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Shell caught again in bitumen price fixing cartel


In September 2006, the European Commission fined Shell $137m for their role in a cartel that fixed the price of bitumen. According to a report published in the Houston Chronicle, “the EU Commission said the company was an instigator, took the leadership in the cartel and was a repeat offender”. The report went on to state that “Shell’s fine was increased by 50 percent because of its involvement in previous cartels and another 50 percent for instigating and leading the cartel.” A BBC news report revealed that Shell has previously been fined by the EU Commission for price-fixing in other markets (PVC and propylene). An article in The Daily Mail stated that Shell’s fine was increased by lOpc for “obstructing the probe”. On 29 November 2006, it was reported that the European Commission was imposing “its second-largest cartel fine against Shell, Dow Chemical, ENI, Unipetrol and Trade-Stomil.” The fine was imposed for “fixing prices of synthetic rubber, used mainly in tyre production.” According to an article in The Times newspaper, “Shell’s fine, as well as ENI’s, was increased because it was a repeat offender.” All three of the featured quotations are from The Times article. According to a BBC News report, also published on 29 November 2006, Royal Dutch Shell Plc was fined 160.8 million euros. (EXTRACT from Wikipedia)

The fines apparently did not deter Shell from deliberately engaging in price fixing cartels despite all the false claims of integrity, honesty and transparency in the Shell Business Principles. Today we publish news of Shell’s participation in a further price fixing cartel…


5 MARCH 2010

A SASOL application to the Competition Commission for leniency has opened a can of worms in the oil industry. The commission said yesterday it had found that major oil companies had fixed their bitumen prices.

The commission ruled against Chevron SA; Engen; Shell SA; Total SA; Masana Petroleum Solution (BP is a shareholder in the black-owned Masana); the Southern African Bitumen Association (Sabita), a nonprofit organis ation for producers; Sasol; and Tosas, a Sasol subsidiary, which accounts for nearly all of SA’s bitumen market.

They compete in the supply of bitumen and bituminous products, which are used mainly to tar and rehabilitate roads.

Masana admitted guilt, and agreed to pay an administrative penalty of R13m as part of a settlement.

The probe may have the unintended consequence of making the oil groups wary of co-operating, which the government wants ahead of the Soccer World Cup.

The investigation started in January last year, but the commission said the companies continued to collude until December, almost a year into the investigation. Last year, the industry applied to the commission for exemption from the Competition Act to allow industry players to hold regular discussions to ensure security of supply and to co-operate to access supply from the nearest depot when stocks were running low.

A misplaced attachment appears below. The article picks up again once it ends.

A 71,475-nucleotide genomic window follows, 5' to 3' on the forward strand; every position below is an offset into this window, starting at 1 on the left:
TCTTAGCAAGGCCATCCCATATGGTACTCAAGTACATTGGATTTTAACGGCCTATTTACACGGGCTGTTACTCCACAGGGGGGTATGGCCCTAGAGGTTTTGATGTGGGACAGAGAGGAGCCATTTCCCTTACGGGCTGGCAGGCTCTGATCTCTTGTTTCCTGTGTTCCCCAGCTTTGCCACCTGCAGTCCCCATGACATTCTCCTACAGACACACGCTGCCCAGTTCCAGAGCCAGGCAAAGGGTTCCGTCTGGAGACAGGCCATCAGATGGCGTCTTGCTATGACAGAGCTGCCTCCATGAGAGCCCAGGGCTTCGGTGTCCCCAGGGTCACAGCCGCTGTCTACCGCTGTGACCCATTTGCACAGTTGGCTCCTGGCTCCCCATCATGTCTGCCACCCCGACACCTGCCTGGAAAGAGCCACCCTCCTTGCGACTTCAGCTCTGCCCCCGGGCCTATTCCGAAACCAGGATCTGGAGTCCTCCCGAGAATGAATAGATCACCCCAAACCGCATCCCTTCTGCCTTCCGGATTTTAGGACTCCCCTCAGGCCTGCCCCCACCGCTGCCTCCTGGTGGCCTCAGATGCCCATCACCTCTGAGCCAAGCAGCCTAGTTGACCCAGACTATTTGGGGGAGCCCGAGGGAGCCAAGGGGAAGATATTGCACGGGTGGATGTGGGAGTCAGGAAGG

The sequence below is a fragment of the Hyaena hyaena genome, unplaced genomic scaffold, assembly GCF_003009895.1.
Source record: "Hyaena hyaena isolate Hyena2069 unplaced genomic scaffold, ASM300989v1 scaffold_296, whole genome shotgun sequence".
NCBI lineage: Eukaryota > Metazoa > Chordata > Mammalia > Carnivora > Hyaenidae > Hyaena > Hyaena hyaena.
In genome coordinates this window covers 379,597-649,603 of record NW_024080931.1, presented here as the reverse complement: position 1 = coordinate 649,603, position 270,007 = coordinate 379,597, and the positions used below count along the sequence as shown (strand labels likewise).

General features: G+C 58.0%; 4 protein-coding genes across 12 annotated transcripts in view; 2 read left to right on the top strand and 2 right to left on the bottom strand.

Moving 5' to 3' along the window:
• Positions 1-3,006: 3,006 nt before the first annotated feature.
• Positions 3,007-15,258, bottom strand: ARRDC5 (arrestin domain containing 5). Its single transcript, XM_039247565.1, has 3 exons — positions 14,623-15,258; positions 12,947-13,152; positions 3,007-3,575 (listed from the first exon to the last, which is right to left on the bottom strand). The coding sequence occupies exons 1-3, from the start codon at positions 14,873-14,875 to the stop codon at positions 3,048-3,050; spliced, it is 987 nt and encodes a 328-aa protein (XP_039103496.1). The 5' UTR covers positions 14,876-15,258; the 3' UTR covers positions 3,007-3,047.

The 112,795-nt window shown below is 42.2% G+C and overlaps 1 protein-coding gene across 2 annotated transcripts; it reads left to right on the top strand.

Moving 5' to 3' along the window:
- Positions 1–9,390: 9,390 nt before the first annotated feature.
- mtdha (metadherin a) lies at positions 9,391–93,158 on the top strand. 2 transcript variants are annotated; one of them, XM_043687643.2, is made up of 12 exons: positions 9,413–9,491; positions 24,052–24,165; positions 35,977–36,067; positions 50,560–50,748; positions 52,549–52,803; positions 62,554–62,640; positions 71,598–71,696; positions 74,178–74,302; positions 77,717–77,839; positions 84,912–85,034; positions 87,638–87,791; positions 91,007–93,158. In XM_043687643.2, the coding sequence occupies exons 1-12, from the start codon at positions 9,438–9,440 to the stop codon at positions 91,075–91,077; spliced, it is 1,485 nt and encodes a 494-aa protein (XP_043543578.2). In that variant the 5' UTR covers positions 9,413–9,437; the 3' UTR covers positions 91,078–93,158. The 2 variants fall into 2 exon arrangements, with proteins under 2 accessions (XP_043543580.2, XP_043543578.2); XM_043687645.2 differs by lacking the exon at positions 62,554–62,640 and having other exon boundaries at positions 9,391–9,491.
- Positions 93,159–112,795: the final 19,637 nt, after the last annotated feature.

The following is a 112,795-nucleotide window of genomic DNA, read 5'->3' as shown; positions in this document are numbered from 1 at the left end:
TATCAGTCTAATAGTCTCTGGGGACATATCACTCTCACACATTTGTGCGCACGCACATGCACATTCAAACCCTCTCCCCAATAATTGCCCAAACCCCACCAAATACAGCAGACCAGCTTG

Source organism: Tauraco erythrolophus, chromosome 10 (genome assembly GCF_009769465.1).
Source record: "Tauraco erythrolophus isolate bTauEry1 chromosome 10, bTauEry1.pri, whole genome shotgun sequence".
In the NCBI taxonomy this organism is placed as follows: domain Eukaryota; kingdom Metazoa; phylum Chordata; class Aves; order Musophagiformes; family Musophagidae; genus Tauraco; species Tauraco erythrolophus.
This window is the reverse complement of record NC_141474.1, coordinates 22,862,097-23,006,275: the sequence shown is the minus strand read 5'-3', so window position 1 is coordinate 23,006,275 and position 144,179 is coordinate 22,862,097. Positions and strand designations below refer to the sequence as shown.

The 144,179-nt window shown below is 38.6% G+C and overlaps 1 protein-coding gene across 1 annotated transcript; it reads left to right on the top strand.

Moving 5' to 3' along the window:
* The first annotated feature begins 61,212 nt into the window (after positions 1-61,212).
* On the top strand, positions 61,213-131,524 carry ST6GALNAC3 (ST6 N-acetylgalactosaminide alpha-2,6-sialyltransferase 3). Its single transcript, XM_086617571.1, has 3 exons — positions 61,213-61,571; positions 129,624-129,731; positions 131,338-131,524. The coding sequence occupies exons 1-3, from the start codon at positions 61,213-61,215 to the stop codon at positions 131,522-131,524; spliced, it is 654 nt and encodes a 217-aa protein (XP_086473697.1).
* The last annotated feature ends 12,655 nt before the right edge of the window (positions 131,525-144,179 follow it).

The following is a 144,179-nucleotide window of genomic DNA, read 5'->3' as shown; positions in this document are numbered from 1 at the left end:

The exemption will revive joint planning and co-ordination in the industry.

The commission started the bitumen investigation in January last year, after Sasol and Tosas asked for leniency.

“In its application, Sasol admitted that together with its subsidiary, Tosas, it had colluded with its competitors, and was granted conditional immunity from prosecution provided it co-operates with the commission,” it said.

The commission has asked the Competition Tribunal to impose an administrative penalty of 10% of the turnover of each of the companies, except Sasol and Tosas.

In its investigations, the commission found that the companies had engaged in collusive conduct from about 2000 until “at least” December last year.

“The respondents collectively determined and agreed on pricing principles, including a starting reference price and monthly price adjustment mechanism,” the commission said.

“This was facilitated through meetings convened by Sabita, as well as through correspondence through Sabita and direct communication between oil companies. The conduct resulted in final customers being charged prices which were not competitively determined,” the commission said.

Commissioner Shan Ramburuth said yesterday that the uncovering of the cartel was another important step in the commission’s work in addressing anticompetitive conduct affecting infrastructure development.

Engen spokeswoman Tania Landsberg said yesterday the company was aware of the investigation, and had cooperated with the commission.

“We are conducting an internal investigation in respect of our operations in the bitumen industry, and that investigation is ongoing,” Landsberg said.

Shell SA said yesterday it had also instituted its own investigation. Chairman Bonang Mohale said the company had co-operated with the commission.

Mohale said Shell had undertaken extensive training for employees in commercial roles “to ensure they understand and comply with competition laws to prevent this type of reoccurrence”.

Although the size of the bitumen and modified bitumen products market could not be immediately ascertained yesterday, these companies are well placed to benefit from the huge road construction works now under way in SA.

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